Resume : The use of abundant and clean solar power to generate electrical energy has extremely high potential in the field of renewable energies. Organic photovoltaics (OPVs) are expected to play a major role in future power generation because of their capability to deposit solar cells on flexible substrates by printing from solution or spray-coating. Single junction solar cells fabricated using bulk heterojunction geometry have already achieved more than 15% efficiency. Further improvement of devices requires optimization of every step of operation from photon absorption to charge extraction. The first step in the operation of OPVs is the absorption of light which generates the bound electron-hole pairs called excitons. These excitons have to travel to an interface between the electron donor and acceptor materials where they can split into free charges, and then these charges have to be extracted by the electrodes to give the photocurrent. Excitons travel to interface through either Fӧrster resonance energy transfer (FRET) or diffusion. FRET depends on the overlap between the emission of donor and the absorption of the acceptor, therefore only a fraction of excitons is transported to interface through FRET and most through diffusion. However, the distance excitons travel during their lifetime, quantified as exciton diffusion length, is much shorter than the light absorption depth. Therefore, most of the excitons created in planar heterojunction OPVs are lost. We investigated the exciton diffusion in highly efficient non-fullerene acceptors (NFAs) and found that exciton diffusion coefficient is strongly dependent on the structure of the materials. Furthermore, we found that in all materials investigated, exciton diffusion coefficient is more than order of magnitude higher than fullerene. Although the development of NFAs reduces the distance which excitons have to travel due to diffusion of NFAs into the donor layer, however, enhanced three-dimensional exciton diffusion length (> 35 nm) in NFAs increases the device efficiency due to efficient charge generation. Furthermore, the large exciton diffusion length enables bulk heterojunction with large domains to be fabricated, thus enabling the efficient charge extraction and reducing the charge recombination problems.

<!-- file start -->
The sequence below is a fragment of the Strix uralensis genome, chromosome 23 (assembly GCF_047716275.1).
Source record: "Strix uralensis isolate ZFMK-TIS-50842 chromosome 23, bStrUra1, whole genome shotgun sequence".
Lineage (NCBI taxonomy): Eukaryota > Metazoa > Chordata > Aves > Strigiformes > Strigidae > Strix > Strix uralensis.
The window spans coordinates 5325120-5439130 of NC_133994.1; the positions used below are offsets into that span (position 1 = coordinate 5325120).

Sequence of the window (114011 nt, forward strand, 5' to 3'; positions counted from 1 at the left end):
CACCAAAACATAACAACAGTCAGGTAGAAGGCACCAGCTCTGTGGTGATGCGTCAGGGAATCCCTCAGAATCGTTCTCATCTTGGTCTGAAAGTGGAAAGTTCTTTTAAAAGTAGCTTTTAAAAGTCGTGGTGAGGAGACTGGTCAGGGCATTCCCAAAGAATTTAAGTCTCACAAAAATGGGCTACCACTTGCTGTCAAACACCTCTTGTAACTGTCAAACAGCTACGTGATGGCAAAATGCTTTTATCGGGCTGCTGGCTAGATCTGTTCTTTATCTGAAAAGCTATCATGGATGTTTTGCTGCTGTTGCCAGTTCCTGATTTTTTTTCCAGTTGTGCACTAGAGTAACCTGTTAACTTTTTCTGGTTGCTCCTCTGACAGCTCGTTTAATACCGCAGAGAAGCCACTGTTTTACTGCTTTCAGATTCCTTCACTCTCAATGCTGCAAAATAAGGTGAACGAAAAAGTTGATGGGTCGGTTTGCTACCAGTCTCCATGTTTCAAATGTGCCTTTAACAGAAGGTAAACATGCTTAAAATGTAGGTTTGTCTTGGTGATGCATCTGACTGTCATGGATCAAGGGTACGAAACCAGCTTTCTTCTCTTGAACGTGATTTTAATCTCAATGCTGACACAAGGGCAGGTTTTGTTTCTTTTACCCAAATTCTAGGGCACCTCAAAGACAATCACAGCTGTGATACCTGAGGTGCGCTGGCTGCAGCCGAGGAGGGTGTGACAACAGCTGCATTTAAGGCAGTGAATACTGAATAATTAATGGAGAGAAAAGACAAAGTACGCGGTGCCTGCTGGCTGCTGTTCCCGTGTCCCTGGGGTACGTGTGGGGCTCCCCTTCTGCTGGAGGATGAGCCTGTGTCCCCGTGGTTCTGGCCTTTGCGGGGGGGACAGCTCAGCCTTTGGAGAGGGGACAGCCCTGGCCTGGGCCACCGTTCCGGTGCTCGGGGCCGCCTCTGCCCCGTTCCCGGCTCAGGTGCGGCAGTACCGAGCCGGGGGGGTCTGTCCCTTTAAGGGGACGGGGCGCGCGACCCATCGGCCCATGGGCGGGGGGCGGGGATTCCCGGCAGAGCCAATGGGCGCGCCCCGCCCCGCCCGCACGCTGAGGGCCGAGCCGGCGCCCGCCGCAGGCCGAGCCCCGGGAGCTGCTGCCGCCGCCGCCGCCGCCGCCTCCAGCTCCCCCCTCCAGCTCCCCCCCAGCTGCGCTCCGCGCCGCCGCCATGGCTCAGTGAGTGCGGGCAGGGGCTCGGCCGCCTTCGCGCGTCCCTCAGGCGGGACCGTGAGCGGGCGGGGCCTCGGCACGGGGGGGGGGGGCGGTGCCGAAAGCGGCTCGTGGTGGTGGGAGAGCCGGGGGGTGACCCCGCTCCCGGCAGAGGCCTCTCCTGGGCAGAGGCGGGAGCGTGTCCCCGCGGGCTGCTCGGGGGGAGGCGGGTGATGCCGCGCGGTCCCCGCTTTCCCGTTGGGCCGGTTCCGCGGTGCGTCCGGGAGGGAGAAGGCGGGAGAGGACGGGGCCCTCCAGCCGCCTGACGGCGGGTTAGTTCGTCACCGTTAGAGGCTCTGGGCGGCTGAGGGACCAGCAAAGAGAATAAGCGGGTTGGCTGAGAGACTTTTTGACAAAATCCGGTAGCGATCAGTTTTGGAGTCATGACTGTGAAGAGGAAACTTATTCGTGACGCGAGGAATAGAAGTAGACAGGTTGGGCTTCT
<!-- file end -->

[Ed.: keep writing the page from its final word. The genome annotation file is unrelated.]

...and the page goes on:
Authors : Nicola Gasparini1, Derya Baran2